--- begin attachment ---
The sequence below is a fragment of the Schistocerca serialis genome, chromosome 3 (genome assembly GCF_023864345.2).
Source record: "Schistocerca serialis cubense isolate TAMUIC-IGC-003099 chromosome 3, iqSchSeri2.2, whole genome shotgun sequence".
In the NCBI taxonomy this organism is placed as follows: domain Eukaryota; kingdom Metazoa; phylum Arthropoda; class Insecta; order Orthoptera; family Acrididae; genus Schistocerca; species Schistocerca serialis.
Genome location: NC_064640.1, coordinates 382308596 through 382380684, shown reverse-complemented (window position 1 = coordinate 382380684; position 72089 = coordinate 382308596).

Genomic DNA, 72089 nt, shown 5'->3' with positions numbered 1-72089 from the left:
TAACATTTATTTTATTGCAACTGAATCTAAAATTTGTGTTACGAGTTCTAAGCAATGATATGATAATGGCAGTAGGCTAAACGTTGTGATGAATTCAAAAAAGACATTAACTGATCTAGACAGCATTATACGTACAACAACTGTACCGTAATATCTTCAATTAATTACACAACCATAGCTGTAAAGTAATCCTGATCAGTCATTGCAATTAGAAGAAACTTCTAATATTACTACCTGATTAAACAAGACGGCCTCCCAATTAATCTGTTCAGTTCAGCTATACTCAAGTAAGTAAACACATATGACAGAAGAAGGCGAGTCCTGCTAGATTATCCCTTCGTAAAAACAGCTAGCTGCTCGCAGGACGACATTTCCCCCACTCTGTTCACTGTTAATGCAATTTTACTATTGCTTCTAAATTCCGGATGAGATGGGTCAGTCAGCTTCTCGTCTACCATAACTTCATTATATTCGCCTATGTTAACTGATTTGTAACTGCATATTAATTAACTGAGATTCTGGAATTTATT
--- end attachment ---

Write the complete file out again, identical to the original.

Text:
The sequence below is a fragment of the Schistocerca serialis genome, chromosome 3 (genome assembly GCF_023864345.2).
Source record: "Schistocerca serialis cubense isolate TAMUIC-IGC-003099 chromosome 3, iqSchSeri2.2, whole genome shotgun sequence".
In the NCBI taxonomy this organism is placed as follows: domain Eukaryota; kingdom Metazoa; phylum Arthropoda; class Insecta; order Orthoptera; family Acrididae; genus Schistocerca; species Schistocerca serialis.
Genome location: NC_064640.1, coordinates 382308596 through 382380684, shown reverse-complemented (window position 1 = coordinate 382380684; position 72089 = coordinate 382308596).

Genomic DNA, 72089 nt, shown 5'->3' with positions numbered 1-72089 from the left:
TAACATTTATTTTATTGCAACTGAATCTAAAATTTGTGTTACGAGTTCTAAGCAATGATATGATAATGGCAGTAGGCTAAACGTTGTGATGAATTCAAAAAAGACATTAACTGATCTAGACAGCATTATACGTACAACAACTGTACCGTAATATCTTCAATTAATTACACAACCATAGCTGTAAAGTAATCCTGATCAGTCATTGCAATTAGAAGAAACTTCTAATATTACTACCTGATTAAACAAGACGGCCTCCCAATTAATCTGTTCAGTTCAGCTATACTCAAGTAAGTAAACACATATGACAGAAGAAGGCGAGTCCTGCTAGATTATCCCTTCGTAAAAACAGCTAGCTGCTCGCAGGACGACATTTCCCCCACTCTGTTCACTGTTAATGCAATTTTACTATTGCTTCTAAATTCCGGATGAGATGGGTCAGTCAGCTTCTCGTCTACCATAACTTCATTATATTCGCCTATGTTAACTGATTTGTAACTGCATATTAATTAACTGAGATTCTGGAATTTATT